The option for people to choose a health insurance plan through the Affordable Care Act returned as of February 15, as part of an extended enrollment period put into place by the Biden administration. The goal: to get as many uninsured Americans covered as soon as possible, pandemic or no.

In January, President Biden signed an executive order to reopen the federal health insurance marketplace for three months, due to the “exceptional circumstances” presented by the pandemic. The move arrived in concert with Biden’s $1.9 trillion stimulus package to address the COVID-spurred public health crisis and economic downturn. The market will remain open until May 15. 

Upon formally reopening the enrollment period, the President said in a statement that the decision will “take big steps to lower health costs and expand access to care for all Americans, including those who have lost their jobs.” But because the extension is happening outside the regular enrollment period — which ended December 15 — getting the word out in a big way will be crucial to its success.

To that end, the federal government plans to spend $50 million on outreach and communication to boost awareness in the 36 states that participate in ACA markets. The effort will also attempt to share more information about the ACA in general.

It goes without saying that this represents a major shift from the Trump administration’s approach over the course of the last four years. When the pandemic first hit, the administration did not choose to open up the federal marketplace beyond the normal enrollment period. Additionally, it slashed the original ACA marketing budget of $100 million by 90% in 2017 — and attempted to restrict and undermine the ACA in numerous other ways.

The Biden administration is essentially trying to accomplish two main goals with the new open enrollment, said Coalition for Healthcare Communication executive director Jon Bigelow. The first, not surprisingly, is “for those people who lost their jobs in the COVID-19 pandemic, to get more of them into the Affordable Care Act.”

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The second, Bigelow added, was to provide Biden with an opportunity to jumpstart the ACA expansion process, which he has consistently ranked among his major health-policy goals.

“It’s an attempt to get more people in general into the Affordable Care Act, and to use the COVID-19 pandemic as an excuse to bring back the marketing budget more broadly,” Bigelow explained. “And it’s an attempt to bring back the navigator program in the hope that some of the other millions of people who are eligible would come into the plan.”

Even prior to the economic upheaval of COVID-19, the number of uninsured Americans had been rising since 2016. Among the 30 million Americans who are currently uninsured, around 15 million are eligible for the ACA. Up to nine million of that sum qualify for federal financial assistance, like subsidized or free coverage.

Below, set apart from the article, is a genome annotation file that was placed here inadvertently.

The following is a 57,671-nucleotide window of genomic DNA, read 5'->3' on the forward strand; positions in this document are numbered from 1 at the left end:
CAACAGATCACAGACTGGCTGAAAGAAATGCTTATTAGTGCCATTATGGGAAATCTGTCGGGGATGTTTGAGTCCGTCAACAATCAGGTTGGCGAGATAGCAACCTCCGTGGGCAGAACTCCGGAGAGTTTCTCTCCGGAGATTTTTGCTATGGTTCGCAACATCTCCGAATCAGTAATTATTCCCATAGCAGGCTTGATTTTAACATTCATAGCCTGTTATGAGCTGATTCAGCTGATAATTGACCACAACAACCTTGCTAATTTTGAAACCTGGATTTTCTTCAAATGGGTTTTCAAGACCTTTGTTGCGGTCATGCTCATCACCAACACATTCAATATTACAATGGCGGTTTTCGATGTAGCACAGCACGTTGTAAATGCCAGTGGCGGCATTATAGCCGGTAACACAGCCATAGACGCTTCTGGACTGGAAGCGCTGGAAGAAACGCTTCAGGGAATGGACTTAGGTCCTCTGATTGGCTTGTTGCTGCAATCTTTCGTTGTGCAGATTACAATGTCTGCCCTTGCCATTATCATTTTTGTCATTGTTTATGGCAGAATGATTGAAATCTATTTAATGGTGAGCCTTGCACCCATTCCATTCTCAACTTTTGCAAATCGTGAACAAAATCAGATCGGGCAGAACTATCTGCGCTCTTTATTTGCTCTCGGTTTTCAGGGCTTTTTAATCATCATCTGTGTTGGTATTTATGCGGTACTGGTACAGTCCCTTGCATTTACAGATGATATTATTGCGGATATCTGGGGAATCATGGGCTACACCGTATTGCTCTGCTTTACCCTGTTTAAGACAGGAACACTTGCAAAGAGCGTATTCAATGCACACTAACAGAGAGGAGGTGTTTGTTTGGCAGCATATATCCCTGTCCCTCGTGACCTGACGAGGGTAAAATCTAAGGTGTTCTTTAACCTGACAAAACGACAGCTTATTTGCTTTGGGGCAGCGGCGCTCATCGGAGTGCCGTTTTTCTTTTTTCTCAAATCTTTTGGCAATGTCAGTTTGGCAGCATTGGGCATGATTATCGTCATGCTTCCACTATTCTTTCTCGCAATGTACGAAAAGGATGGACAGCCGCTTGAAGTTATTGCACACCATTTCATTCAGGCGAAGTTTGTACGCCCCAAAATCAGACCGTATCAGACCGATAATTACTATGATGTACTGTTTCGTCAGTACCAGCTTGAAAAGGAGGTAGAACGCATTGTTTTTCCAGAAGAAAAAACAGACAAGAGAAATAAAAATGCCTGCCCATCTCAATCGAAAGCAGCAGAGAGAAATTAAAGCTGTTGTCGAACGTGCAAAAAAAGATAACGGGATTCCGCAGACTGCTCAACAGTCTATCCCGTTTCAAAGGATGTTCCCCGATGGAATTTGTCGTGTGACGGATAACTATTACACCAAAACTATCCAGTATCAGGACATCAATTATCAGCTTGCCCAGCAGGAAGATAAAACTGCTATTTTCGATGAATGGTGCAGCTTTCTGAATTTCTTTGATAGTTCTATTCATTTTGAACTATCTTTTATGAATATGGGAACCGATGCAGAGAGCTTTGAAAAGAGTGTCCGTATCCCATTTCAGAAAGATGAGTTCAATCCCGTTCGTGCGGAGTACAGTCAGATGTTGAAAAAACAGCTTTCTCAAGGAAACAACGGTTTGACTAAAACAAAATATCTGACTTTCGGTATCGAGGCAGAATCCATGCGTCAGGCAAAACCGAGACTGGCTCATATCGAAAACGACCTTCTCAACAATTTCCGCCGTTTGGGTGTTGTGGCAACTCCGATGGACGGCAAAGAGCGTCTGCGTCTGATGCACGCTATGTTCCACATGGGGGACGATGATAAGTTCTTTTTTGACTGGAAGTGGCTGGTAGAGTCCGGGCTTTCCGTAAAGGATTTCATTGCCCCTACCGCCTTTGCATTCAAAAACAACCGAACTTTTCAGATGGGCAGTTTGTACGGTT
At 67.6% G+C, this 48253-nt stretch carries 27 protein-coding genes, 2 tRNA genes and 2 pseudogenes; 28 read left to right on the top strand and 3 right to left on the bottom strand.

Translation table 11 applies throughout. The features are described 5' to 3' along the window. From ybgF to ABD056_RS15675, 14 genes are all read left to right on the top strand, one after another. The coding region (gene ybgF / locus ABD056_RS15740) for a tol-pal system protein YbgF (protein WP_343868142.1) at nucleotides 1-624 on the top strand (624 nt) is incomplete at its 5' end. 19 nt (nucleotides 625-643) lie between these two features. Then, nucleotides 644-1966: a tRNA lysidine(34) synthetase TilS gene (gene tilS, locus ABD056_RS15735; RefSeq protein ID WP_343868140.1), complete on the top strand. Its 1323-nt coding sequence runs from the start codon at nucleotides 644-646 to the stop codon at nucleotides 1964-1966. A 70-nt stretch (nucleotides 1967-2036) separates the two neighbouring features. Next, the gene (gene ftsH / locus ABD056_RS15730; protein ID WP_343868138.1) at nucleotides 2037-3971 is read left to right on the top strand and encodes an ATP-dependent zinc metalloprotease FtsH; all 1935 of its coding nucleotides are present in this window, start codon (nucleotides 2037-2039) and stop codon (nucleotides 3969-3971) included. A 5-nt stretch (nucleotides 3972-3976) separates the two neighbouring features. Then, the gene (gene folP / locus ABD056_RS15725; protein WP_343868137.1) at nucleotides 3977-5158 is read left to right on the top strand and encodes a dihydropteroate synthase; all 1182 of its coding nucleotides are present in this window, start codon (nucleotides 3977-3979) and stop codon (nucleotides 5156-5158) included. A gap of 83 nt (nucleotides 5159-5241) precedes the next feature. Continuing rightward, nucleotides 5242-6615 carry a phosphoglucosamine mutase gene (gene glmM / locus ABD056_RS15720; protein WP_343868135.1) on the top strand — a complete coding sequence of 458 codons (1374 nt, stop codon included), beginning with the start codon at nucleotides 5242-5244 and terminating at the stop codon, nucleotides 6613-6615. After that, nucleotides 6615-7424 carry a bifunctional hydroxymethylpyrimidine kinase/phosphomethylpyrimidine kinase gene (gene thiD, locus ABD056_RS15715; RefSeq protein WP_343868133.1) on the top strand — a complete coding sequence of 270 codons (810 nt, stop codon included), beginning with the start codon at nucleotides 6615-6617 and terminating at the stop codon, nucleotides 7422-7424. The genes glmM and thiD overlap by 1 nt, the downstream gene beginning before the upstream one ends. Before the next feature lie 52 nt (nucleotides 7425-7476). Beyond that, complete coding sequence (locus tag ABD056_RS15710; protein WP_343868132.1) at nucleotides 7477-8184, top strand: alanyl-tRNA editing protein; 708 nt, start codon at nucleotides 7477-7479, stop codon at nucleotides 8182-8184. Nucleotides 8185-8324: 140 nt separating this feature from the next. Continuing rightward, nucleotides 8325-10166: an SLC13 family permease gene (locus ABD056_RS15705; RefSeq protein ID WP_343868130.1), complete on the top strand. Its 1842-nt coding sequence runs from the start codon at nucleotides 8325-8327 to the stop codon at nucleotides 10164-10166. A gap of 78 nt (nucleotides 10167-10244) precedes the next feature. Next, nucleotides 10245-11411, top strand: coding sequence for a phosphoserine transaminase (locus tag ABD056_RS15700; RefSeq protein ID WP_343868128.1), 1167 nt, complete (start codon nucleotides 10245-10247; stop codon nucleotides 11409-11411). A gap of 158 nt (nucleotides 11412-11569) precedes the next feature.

But whether extending the open enrollment period will have the intended effect of boosting the number of people signing up for ACA coverage is anyone’s guess. The enrollment period last November saw a lower number of enrollees than expected.

Additionally, some ACA support groups and navigators expressed concern that they may not have enough funding to manage a second enrollment period. Several noted that they spent much of their federal grant money during last fall’s enrollment.

The money carved out for communications, then, is seen as crucial for raising public awareness – even though the Biden administration hasn’t yet outlined the details around the anticipated marketing campaigns.

Bigelow stressed that the effort will be important to clarify the ongoing confusion around the ACA. “It’s confusing to sort through even for experts, so I can imagine what it’s like for someone who does not know anything about the health insurance system, particularly if English is not your first language,” he said.

The first take, Bigelow added is to make people aware of their options. “People need to learn how subsidies are set, what are the differences between bronze and silver plans and what they are getting for their money,” he continued. “The impact of the marketing campaign would be that the more people who know about health insurance – and especially know that it would be highly subsidized or free for them – why wouldn’t they sign up?”

Assuming the latest open enrollment period results in a boost of Americans purchasing plans through the ACA, Bigelow believes it could also have a halo effect on the pharmaceutical industry.

“Specifically when it comes to the pharmaceutical industry, the ACA is a positive thing because it has brought millions more people into the healthcare arena,” Bigelow explained. “That’s one way of looking at it: The number of people who are on insurance provided through the ACA today is equivalent to the population of Australia. That entire population has been added to the pharma market.”